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I have this JavaScript code:

var r = {
    a1:function() {
        alert('hey!');
    },
    a2:this.a1
    /*,
    a3:r.a1, //<--Make an error when running
    a4:a1 //<--Make an error when running
    */ 
};

When executing r.a1() I get an alert but when executing r.a2() I get message:

TypeError: r.a2 is not a function

Why is it? How can I make this work in in one statement?

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..are you trying to define a "class", or you just want an object containing some functions..? –  redShadow Oct 22 '12 at 9:45
    
@redShadow: Class has no means in JavaScript. What do you mean?? –  Naor Oct 22 '12 at 9:51
    
I mean the class-like "instantiable" objects using function.prototype and as such, providing a context.. –  redShadow Oct 22 '12 at 9:54

2 Answers 2

up vote 5 down vote accepted

this, in your definition does not refer to r, but to the actual context (probably window)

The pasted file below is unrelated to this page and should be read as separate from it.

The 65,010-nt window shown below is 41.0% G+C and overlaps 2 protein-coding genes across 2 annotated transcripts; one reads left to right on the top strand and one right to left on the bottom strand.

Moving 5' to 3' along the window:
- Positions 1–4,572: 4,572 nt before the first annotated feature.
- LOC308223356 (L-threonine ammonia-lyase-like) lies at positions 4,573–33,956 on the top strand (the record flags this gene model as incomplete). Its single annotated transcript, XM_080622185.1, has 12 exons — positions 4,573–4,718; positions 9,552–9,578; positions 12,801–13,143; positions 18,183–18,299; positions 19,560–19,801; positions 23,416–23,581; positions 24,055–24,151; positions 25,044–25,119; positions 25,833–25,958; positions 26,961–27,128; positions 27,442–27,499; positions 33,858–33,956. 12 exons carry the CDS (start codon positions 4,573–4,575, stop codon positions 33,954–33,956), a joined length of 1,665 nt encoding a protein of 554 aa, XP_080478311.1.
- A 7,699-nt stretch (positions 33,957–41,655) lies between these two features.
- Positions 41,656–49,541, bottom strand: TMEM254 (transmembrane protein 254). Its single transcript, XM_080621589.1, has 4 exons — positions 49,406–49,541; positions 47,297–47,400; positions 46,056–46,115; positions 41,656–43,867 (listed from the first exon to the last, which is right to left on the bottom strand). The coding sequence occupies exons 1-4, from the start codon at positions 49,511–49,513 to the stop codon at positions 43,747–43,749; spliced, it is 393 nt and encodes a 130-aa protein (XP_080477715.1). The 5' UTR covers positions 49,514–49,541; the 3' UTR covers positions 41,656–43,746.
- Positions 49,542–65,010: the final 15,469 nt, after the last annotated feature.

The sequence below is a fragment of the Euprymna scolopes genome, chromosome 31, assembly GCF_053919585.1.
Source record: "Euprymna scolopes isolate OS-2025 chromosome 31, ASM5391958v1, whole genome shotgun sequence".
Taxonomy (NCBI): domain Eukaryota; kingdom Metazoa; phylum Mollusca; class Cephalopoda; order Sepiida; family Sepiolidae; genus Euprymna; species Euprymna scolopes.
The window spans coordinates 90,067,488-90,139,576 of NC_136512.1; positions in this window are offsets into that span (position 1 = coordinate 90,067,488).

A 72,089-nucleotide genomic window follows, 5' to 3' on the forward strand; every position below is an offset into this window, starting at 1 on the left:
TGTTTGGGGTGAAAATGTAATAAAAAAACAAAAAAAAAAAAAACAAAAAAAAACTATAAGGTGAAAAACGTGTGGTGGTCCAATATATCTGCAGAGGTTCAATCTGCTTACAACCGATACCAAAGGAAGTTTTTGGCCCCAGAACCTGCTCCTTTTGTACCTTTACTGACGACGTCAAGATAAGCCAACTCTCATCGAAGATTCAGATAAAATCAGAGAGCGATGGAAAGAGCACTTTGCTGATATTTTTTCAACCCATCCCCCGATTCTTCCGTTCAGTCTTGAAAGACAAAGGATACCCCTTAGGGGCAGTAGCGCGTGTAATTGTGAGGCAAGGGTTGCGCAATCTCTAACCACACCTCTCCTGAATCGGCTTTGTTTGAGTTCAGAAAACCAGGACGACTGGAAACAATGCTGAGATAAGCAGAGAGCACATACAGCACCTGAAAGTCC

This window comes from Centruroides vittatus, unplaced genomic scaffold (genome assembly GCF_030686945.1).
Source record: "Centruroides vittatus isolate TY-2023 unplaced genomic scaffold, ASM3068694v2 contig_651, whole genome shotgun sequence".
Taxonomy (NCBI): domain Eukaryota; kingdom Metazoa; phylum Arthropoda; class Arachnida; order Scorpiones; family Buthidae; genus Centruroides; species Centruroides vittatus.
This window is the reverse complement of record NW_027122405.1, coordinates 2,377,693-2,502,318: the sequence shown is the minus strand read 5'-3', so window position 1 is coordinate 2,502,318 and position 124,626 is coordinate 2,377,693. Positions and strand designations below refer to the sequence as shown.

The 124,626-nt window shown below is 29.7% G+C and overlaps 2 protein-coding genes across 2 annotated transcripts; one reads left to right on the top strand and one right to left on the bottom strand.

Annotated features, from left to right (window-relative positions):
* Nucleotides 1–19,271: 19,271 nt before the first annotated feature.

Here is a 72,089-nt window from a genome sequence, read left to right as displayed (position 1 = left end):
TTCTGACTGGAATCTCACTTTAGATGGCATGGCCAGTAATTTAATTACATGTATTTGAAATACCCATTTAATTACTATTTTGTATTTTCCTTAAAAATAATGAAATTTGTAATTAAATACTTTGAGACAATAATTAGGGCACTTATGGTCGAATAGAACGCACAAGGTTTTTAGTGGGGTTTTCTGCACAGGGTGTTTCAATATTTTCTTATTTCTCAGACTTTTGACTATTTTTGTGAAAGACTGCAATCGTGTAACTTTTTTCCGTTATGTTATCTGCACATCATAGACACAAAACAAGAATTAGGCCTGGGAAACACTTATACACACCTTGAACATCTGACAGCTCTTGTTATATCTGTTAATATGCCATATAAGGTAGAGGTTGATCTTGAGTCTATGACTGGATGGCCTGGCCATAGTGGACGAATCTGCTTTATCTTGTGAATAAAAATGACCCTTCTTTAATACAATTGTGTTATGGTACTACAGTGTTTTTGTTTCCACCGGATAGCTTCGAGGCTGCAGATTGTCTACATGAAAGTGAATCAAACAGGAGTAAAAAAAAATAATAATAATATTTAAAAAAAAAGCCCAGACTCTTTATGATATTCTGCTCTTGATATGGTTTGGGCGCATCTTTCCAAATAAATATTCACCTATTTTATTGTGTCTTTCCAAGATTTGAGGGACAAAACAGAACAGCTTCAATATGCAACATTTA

you should define it like this:

var r = {
   a1: function() {}
   /* a3: r, // Here r is not yet assigned. First the object is created, then its value
             // is assigned to r.
  */
};

r.a2 = r.a1;
r.a3 = r.a1;
share|improve this answer

If you want to use just the object literal, you can do it like this:

var r = {
    a1:function() {
        alert('hey!');
    },
    a2:function () {
        this.a1();
    }
};

The explanation is: in the object declaration, this refers to your current context - that is, the value of this in the function where you're declaring r.

As BiAiB said, you can't use the name of the object inside the declaration (r in this case), because the variable is not assigned until the object is created.

If you assign a function to a member of the object, when that function gets called, the context will refer to your object, so this will be r.

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1  
Well explained. –  saji89 Oct 22 '12 at 9:53
    
@Alex Ciminian: I know this possibility and I tried to avoid it. I more intresting the reason I cannot access directly to this.a1 and need to wrap it with a function. What is the context inside the declaration and why a3:r.a1 throws an error. –  Naor Oct 22 '12 at 9:53
    
The reason is the one I stated in my answer, when you say a2: this.a1, this is the context of the surrounding function, not the object you're declaring. If it's still not clear, I can try and come up with some other examples. –  Alex Ciminian Oct 22 '12 at 9:55

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